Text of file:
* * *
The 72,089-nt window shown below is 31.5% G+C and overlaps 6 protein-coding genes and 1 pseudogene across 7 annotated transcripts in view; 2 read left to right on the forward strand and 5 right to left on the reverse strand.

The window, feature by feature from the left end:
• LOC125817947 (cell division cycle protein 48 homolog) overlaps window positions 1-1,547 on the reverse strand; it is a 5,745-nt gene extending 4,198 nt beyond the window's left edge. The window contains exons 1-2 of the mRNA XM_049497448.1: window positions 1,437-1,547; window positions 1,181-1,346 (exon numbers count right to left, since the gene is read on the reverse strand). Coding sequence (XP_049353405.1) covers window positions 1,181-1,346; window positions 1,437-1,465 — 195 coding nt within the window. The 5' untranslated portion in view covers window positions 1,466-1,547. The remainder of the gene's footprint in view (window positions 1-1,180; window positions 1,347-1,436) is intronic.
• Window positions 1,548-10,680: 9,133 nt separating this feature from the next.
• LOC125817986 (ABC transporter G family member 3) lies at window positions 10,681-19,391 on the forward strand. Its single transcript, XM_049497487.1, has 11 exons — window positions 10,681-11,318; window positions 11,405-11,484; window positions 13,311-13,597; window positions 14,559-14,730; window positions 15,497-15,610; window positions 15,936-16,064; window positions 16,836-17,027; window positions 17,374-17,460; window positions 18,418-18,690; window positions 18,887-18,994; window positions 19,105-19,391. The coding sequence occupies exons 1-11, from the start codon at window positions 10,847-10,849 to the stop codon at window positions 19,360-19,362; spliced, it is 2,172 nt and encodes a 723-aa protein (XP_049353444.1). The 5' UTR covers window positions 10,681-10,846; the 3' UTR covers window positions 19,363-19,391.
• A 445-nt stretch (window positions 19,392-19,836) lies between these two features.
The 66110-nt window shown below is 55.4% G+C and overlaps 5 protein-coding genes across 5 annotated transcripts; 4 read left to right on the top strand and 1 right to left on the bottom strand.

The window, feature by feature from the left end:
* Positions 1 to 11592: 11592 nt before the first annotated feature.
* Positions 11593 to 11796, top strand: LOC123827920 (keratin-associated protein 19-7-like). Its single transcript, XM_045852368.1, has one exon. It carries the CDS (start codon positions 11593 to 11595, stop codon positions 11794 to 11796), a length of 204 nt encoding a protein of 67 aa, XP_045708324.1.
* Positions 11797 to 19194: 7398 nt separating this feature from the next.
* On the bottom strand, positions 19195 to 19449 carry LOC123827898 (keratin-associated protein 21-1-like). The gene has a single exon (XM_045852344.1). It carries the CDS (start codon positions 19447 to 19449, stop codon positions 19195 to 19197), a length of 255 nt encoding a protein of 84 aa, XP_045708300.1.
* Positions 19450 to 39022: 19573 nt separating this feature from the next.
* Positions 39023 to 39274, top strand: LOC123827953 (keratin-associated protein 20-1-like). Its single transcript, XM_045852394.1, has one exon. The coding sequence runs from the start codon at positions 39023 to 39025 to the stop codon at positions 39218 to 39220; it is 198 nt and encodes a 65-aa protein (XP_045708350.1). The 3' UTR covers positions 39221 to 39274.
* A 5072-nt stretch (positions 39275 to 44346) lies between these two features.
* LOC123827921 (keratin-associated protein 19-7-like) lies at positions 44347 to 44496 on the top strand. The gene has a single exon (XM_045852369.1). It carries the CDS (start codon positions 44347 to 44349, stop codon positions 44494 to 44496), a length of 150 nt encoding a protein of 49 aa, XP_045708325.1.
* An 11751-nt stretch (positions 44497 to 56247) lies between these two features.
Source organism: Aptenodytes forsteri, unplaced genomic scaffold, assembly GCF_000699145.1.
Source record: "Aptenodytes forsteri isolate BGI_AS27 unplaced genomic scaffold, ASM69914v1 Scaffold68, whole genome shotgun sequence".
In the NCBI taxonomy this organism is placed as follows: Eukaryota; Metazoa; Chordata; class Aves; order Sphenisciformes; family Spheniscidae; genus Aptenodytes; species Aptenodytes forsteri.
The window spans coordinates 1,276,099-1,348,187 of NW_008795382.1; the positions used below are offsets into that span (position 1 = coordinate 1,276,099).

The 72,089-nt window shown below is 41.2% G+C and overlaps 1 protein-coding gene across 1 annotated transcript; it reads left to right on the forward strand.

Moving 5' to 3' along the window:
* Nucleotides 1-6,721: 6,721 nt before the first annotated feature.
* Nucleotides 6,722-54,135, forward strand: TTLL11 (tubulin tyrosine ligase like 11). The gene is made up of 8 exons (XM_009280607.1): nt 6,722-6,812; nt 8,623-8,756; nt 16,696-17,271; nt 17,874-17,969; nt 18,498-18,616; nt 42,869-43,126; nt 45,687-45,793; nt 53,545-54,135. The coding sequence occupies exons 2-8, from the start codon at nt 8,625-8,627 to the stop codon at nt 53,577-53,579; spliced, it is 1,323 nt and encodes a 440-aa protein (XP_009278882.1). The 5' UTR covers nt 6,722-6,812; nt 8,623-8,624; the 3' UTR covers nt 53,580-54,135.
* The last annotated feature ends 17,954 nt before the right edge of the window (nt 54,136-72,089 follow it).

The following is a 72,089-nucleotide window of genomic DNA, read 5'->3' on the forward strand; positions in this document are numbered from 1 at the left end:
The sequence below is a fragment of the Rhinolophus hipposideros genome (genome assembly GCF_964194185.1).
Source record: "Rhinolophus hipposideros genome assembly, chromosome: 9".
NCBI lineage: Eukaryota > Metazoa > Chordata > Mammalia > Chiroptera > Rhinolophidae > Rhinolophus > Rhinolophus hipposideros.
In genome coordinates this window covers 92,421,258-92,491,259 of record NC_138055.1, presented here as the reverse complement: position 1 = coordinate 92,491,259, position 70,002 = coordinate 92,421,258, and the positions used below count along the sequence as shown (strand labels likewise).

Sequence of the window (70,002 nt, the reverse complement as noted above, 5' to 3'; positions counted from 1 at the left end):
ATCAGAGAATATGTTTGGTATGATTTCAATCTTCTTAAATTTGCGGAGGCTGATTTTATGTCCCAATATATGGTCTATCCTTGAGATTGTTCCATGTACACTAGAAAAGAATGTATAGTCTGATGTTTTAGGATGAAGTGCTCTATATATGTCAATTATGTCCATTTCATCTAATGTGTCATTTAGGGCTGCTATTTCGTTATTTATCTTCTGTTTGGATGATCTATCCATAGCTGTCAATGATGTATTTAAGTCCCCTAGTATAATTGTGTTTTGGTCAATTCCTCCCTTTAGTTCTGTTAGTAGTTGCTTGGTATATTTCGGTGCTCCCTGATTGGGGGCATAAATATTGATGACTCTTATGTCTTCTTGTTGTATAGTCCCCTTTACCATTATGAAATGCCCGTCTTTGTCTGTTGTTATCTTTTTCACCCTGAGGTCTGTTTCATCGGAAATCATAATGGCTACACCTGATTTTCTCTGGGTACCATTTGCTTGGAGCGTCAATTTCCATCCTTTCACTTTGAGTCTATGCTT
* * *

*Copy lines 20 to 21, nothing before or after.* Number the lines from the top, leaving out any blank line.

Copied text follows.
In the NCBI taxonomy this organism is placed as follows: Eukaryota; Metazoa; Chordata; class Aves; order Sphenisciformes; family Spheniscidae; genus Aptenodytes; species Aptenodytes forsteri.
The window spans coordinates 1,276,099-1,348,187 of NW_008795382.1; the positions used below are offsets into that span (position 1 = coordinate 1,276,099).